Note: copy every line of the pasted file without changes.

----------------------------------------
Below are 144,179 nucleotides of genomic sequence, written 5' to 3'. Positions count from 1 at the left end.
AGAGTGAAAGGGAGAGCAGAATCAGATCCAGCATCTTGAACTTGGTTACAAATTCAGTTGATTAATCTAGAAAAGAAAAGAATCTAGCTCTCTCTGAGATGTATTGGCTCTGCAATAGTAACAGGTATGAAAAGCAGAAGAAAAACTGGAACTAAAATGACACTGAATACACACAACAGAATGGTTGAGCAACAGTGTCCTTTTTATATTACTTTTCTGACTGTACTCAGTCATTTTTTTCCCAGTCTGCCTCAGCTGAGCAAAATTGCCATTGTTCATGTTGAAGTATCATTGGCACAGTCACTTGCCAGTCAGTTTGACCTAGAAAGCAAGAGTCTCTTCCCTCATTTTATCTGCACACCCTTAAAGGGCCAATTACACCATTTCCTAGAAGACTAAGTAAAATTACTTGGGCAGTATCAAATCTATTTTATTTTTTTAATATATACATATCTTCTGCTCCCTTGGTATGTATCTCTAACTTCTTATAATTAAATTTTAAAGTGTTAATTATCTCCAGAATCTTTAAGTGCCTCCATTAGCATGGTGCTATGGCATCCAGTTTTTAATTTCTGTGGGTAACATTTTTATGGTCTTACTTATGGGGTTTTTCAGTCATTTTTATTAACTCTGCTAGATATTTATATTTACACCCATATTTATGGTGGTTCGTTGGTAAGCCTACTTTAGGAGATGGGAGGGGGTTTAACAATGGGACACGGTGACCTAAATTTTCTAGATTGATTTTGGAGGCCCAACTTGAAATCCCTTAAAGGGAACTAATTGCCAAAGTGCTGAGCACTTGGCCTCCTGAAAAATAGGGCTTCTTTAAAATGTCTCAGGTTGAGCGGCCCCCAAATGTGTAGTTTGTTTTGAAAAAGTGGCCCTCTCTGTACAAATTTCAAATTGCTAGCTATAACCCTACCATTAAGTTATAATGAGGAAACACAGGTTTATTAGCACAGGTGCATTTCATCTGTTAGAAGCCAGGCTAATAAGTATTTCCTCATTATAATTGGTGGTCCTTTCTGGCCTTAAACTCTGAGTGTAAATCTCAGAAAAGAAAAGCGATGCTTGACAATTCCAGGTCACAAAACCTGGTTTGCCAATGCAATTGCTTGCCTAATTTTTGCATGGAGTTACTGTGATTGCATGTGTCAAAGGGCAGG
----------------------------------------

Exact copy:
Below are 144,179 nucleotides of genomic sequence, written 5' to 3'. Positions count from 1 at the left end.
AGAGTGAAAGGGAGAGCAGAATCAGATCCAGCATCTTGAACTTGGTTACAAATTCAGTTGATTAATCTAGAAAAGAAAAGAATCTAGCTCTCTCTGAGATGTATTGGCTCTGCAATAGTAACAGGTATGAAAAGCAGAAGAAAAACTGGAACTAAAATGACACTGAATACACACAACAGAATGGTTGAGCAACAGTGTCCTTTTTATATTACTTTTCTGACTGTACTCAGTCATTTTTTTCCCAGTCTGCCTCAGCTGAGCAAAATTGCCATTGTTCATGTTGAAGTATCATTGGCACAGTCACTTGCCAGTCAGTTTGACCTAGAAAGCAAGAGTCTCTTCCCTCATTTTATCTGCACACCCTTAAAGGGCCAATTACACCATTTCCTAGAAGACTAAGTAAAATTACTTGGGCAGTATCAAATCTATTTTATTTTTTTAATATATACATATCTTCTGCTCCCTTGGTATGTATCTCTAACTTCTTATAATTAAATTTTAAAGTGTTAATTATCTCCAGAATCTTTAAGTGCCTCCATTAGCATGGTGCTATGGCATCCAGTTTTTAATTTCTGTGGGTAACATTTTTATGGTCTTACTTATGGGGTTTTTCAGTCATTTTTATTAACTCTGCTAGATATTTATATTTACACCCATATTTATGGTGGTTCGTTGGTAAGCCTACTTTAGGAGATGGGAGGGGGTTTAACAATGGGACACGGTGACCTAAATTTTCTAGATTGATTTTGGAGGCCCAACTTGAAATCCCTTAAAGGGAACTAATTGCCAAAGTGCTGAGCACTTGGCCTCCTGAAAAATAGGGCTTCTTTAAAATGTCTCAGGTTGAGCGGCCCCCAAATGTGTAGTTTGTTTTGAAAAAGTGGCCCTCTCTGTACAAATTTCAAATTGCTAGCTATAACCCTACCATTAAGTTATAATGAGGAAACACAGGTTTATTAGCACAGGTGCATTTCATCTGTTAGAAGCCAGGCTAATAAGTATTTCCTCATTATAATTGGTGGTCCTTTCTGGCCTTAAACTCTGAGTGTAAATCTCAGAAAAGAAAAGCGATGCTTGACAATTCCAGGTCACAAAACCTGGTTTGCCAATGCAATTGCTTGCCTAATTTTTGCATGGAGTTACTGTGATTGCATGTGTCAAAGGGCAGG